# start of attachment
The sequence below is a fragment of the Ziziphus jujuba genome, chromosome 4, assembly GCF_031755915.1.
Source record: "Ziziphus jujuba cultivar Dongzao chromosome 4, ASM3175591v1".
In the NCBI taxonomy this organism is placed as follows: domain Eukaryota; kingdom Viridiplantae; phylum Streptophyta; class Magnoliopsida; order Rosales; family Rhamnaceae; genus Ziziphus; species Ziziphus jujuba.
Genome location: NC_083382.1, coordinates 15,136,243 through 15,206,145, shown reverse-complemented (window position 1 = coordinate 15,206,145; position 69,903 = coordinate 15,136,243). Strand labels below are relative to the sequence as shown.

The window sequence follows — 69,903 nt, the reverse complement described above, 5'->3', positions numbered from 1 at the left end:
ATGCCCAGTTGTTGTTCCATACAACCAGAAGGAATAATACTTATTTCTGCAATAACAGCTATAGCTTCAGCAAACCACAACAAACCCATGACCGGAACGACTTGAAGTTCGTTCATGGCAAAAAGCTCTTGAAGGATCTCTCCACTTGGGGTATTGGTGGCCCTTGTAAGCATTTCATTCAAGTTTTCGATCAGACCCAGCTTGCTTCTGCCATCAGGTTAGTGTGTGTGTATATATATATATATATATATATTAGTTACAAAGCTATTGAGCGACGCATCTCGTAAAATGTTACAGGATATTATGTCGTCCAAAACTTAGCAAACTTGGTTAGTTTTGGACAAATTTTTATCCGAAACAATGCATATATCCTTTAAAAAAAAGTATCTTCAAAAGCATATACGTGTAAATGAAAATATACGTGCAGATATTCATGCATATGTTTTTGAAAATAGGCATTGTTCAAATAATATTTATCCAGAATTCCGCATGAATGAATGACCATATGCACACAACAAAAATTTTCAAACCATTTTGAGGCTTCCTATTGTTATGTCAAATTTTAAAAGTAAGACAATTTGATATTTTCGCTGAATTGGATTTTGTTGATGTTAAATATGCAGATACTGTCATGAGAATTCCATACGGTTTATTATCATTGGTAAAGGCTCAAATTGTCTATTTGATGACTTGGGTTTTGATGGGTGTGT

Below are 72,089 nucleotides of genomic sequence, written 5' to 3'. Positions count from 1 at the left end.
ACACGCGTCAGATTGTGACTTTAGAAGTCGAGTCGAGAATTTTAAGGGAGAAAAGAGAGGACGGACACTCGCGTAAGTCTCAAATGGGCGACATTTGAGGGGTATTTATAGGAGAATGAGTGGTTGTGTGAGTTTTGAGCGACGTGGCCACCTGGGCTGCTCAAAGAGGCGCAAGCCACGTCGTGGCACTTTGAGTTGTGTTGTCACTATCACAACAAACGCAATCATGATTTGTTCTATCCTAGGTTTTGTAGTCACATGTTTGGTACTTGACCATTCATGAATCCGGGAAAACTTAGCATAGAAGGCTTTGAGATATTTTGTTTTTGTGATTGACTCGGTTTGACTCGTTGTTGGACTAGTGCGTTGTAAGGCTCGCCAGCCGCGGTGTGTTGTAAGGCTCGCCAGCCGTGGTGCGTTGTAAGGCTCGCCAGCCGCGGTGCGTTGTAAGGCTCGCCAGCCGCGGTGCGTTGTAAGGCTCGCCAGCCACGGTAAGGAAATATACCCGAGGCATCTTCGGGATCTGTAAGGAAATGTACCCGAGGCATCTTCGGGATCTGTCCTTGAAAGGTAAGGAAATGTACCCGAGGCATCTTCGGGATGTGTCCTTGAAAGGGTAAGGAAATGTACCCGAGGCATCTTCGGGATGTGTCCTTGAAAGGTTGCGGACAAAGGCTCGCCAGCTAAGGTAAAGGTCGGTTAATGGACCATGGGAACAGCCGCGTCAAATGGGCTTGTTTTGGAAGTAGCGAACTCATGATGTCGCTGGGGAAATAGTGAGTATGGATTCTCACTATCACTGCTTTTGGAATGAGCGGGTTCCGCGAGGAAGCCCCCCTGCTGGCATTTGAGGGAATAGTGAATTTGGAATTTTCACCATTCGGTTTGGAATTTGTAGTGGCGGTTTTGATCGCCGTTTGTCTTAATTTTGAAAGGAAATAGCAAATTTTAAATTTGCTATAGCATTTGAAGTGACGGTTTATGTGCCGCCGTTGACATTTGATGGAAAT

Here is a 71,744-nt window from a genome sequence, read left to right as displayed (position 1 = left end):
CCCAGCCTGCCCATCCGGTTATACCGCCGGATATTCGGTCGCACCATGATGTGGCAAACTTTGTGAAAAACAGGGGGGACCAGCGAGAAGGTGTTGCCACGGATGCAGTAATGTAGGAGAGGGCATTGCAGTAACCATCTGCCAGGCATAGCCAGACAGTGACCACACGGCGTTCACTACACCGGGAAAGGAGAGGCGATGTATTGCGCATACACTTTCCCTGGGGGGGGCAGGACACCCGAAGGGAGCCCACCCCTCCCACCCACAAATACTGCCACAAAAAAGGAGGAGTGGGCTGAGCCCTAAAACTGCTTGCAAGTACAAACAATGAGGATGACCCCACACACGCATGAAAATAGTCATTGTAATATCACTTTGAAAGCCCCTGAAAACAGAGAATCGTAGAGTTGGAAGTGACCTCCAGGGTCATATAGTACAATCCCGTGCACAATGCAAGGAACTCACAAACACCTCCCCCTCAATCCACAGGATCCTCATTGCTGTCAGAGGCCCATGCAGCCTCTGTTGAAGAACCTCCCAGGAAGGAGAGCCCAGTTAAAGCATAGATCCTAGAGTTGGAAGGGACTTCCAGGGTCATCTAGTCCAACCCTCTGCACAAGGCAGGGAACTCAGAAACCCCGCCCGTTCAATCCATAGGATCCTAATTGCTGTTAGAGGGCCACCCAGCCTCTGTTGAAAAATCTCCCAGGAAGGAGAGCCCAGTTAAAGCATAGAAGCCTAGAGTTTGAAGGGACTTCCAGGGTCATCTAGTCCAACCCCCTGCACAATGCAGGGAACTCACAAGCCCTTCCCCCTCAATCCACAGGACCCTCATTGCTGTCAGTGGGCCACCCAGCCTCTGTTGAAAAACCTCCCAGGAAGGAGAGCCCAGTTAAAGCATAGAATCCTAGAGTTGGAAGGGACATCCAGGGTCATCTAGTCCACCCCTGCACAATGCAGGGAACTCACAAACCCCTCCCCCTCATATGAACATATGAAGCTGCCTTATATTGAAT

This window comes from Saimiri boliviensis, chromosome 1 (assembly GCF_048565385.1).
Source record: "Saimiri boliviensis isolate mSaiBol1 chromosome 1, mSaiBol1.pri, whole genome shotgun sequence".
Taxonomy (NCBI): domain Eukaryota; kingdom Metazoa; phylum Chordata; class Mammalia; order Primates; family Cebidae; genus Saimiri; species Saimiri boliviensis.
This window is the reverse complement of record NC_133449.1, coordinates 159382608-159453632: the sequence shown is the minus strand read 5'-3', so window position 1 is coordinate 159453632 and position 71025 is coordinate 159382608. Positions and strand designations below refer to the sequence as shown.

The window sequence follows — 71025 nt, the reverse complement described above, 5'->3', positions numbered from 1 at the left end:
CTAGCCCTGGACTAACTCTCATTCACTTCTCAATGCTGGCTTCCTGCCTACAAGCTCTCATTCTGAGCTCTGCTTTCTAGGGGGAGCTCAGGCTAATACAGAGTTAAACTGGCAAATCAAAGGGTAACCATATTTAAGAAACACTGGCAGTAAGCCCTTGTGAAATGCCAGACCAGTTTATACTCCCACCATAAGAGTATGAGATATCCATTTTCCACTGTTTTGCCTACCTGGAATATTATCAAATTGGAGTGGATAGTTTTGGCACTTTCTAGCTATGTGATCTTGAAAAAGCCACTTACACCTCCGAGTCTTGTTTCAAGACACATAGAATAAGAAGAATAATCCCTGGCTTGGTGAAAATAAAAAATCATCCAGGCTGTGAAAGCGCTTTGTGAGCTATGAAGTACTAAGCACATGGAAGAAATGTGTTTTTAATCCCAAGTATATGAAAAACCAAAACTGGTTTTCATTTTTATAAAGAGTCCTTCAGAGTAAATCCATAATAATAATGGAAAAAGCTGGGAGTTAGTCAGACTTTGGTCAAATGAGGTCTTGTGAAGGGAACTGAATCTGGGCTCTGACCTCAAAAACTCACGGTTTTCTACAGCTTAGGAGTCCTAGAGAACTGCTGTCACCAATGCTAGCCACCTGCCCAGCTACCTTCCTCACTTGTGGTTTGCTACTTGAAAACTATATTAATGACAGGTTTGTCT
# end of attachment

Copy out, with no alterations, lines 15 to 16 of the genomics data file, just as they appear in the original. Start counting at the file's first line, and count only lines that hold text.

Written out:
The window sequence follows — 71025 nt, the reverse complement described above, 5'->3', positions numbered from 1 at the left end:
CTAGCCCTGGACTAACTCTCATTCACTTCTCAATGCTGGCTTCCTGCCTACAAGCTCTCATTCTGAGCTCTGCTTTCTAGGGGGAGCTCAGGCTAATACAGAGTTAAACTGGCAAATCAAAGGGTAACCATATTTAAGAAACACTGGCAGTAAGCCCTTGTGAAATGCCAGACCAGTTTATACTCCCACCATAAGAGTATGAGATATCCATTTTCCACTGTTTTGCCTACCTGGAATATTATCAAATTGGAGTGGATAGTTTTGGCACTTTCTAGCTATGTGATCTTGAAAAAGCCACTTACACCTCCGAGTCTTGTTTCAAGACACATAGAATAAGAAGAATAATCCCTGGCTTGGTGAAAATAAAAAATCATCCAGGCTGTGAAAGCGCTTTGTGAGCTATGAAGTACTAAGCACATGGAAGAAATGTGTTTTTAATCCCAAGTATATGAAAAACCAAAACTGGTTTTCATTTTTATAAAGAGTCCTTCAGAGTAAATCCATAATAATAATGGAAAAAGCTGGGAGTTAGTCAGACTTTGGTCAAATGAGGTCTTGTGAAGGGAACTGAATCTGGGCTCTGACCTCAAAAACTCACGGTTTTCTACAGCTTAGGAGTCCTAGAGAACTGCTGTCACCAATGCTAGCCACCTGCCCAGCTACCTTCCTCACTTGTGGTTTGCTACTTGAAAACTATATTAATGACAGGTTTGTCT